Life is One Big Arc
Kathryn Stott: Songs from the Arc of Life is an album that Yo-Yo and I have been talking about making for a very long time. It’s a beautiful story, from the beginning of life, and what we see as the journey. And it’s taken us a long time and much discussion, as to what we think that journey might be, because everybody’s journey is slightly different.
So we had some starting points. What might happen when you’re a child; what might happen, when you’re going through your twenties. The kind of adventures you might have. Where to start? You know, the beginning of life — how do we represent that in music? To me, this is a very cohesive story line. And people can add things to it. They can take something away. They can say, “Well, that didn’t happen to me but that’s an interesting part of your own story.” I love this title: the arc of life. Because it is one big arc.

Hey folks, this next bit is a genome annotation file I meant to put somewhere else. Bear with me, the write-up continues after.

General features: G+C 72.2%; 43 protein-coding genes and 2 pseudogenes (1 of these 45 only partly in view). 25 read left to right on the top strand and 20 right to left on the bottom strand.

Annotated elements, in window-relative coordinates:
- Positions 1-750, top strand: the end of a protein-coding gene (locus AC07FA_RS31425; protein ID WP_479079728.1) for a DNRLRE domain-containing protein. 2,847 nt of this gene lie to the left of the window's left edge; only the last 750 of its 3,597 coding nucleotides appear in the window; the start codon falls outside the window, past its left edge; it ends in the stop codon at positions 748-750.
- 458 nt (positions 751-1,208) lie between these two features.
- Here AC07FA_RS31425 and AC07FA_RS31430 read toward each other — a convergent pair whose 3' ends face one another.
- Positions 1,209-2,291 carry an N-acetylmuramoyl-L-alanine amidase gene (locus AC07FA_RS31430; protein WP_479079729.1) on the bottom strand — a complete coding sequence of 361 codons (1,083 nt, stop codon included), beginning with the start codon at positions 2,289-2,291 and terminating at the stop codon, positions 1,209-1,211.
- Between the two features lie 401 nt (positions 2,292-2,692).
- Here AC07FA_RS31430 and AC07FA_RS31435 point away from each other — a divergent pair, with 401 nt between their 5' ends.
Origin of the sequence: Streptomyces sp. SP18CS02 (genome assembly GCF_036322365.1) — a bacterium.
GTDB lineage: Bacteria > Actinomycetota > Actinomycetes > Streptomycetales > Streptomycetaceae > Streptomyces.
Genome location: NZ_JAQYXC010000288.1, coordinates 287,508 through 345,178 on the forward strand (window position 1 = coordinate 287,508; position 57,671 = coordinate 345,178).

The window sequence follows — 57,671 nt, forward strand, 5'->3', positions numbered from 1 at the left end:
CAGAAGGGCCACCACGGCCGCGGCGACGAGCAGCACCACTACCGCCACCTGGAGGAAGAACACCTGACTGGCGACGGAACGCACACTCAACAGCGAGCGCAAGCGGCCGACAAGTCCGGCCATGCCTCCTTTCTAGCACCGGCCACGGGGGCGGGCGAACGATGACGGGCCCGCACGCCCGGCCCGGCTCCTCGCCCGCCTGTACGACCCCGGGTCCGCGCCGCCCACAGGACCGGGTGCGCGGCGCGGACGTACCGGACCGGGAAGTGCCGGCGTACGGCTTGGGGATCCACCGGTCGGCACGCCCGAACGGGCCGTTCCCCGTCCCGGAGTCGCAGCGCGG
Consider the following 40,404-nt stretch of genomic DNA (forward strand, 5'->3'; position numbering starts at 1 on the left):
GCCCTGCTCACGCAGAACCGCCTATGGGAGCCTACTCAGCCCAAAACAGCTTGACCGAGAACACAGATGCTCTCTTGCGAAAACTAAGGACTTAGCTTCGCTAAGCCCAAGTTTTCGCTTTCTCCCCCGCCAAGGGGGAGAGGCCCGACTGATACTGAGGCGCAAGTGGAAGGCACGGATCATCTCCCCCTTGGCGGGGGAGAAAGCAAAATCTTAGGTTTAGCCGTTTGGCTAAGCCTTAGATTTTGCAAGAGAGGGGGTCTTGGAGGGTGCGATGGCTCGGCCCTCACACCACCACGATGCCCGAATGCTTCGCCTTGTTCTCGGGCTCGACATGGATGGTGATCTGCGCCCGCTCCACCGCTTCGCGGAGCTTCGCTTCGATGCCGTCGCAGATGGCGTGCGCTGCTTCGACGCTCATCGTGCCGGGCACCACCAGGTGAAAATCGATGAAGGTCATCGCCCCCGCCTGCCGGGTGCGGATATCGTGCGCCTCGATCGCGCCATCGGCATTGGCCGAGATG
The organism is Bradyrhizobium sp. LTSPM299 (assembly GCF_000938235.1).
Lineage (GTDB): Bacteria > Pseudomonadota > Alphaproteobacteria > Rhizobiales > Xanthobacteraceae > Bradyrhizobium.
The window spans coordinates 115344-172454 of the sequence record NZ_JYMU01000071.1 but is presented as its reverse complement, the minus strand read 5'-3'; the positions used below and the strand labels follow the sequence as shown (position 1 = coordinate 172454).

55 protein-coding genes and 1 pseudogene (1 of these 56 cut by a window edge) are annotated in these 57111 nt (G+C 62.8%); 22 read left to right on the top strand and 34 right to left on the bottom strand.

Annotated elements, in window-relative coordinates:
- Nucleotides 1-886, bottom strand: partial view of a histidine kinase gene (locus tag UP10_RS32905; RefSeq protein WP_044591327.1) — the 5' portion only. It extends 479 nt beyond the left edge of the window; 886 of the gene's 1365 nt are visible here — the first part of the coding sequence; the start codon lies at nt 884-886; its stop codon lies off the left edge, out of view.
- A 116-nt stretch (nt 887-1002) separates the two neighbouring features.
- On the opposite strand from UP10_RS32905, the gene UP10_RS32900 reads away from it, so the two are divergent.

Yo-Yo Ma: I first started thinking about this, when I was playing at friends’ weddings and, unfortunately, also at their memorial services. Because suddenly the music I’m playing is incredibly purposeful. It’s to bring joy. It’s to express some form of being in a state of being for two people who want to get married or in the case of a memorial service, it’s to have a depth of thinking about someone’s life. And it doesn’t have to be said, it could celebratory, it could be all kinds of things. But, ah, but … so that took me out of, you know, the usual, “OK, I’m playing a concert. For what reason? Why are people coming? Are they coming for the communal sense, feeling, of coming together?”
Music and Memories